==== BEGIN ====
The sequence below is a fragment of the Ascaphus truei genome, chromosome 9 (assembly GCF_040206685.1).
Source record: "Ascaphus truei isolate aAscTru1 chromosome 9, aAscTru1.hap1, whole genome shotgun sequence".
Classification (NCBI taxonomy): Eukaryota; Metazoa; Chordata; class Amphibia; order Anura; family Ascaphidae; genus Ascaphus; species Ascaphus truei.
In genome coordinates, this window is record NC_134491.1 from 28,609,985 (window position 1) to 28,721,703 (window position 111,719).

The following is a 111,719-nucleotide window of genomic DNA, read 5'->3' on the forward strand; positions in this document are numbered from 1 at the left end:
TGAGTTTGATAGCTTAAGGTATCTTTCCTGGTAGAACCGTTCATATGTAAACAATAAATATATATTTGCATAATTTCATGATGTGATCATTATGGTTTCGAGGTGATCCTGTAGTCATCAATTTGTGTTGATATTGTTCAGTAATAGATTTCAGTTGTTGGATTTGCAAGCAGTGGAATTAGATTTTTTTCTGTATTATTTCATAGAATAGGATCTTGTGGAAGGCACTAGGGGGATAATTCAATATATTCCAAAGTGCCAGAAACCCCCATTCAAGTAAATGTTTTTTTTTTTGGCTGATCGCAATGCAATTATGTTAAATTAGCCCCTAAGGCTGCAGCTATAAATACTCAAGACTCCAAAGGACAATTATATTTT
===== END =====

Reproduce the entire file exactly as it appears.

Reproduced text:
The sequence below is a fragment of the Ascaphus truei genome, chromosome 9 (assembly GCF_040206685.1).
Source record: "Ascaphus truei isolate aAscTru1 chromosome 9, aAscTru1.hap1, whole genome shotgun sequence".
Classification (NCBI taxonomy): Eukaryota; Metazoa; Chordata; class Amphibia; order Anura; family Ascaphidae; genus Ascaphus; species Ascaphus truei.
In genome coordinates, this window is record NC_134491.1 from 28,609,985 (window position 1) to 28,721,703 (window position 111,719).

The following is a 111,719-nucleotide window of genomic DNA, read 5'->3' on the forward strand; positions in this document are numbered from 1 at the left end:
TGAGTTTGATAGCTTAAGGTATCTTTCCTGGTAGAACCGTTCATATGTAAACAATAAATATATATTTGCATAATTTCATGATGTGATCATTATGGTTTCGAGGTGATCCTGTAGTCATCAATTTGTGTTGATATTGTTCAGTAATAGATTTCAGTTGTTGGATTTGCAAGCAGTGGAATTAGATTTTTTTCTGTATTATTTCATAGAATAGGATCTTGTGGAAGGCACTAGGGGGATAATTCAATATATTCCAAAGTGCCAGAAACCCCCATTCAAGTAAATGTTTTTTTTTTTGGCTGATCGCAATGCAATTATGTTAAATTAGCCCCTAAGGCTGCAGCTATAAATACTCAAGACTCCAAAGGACAATTATATTTT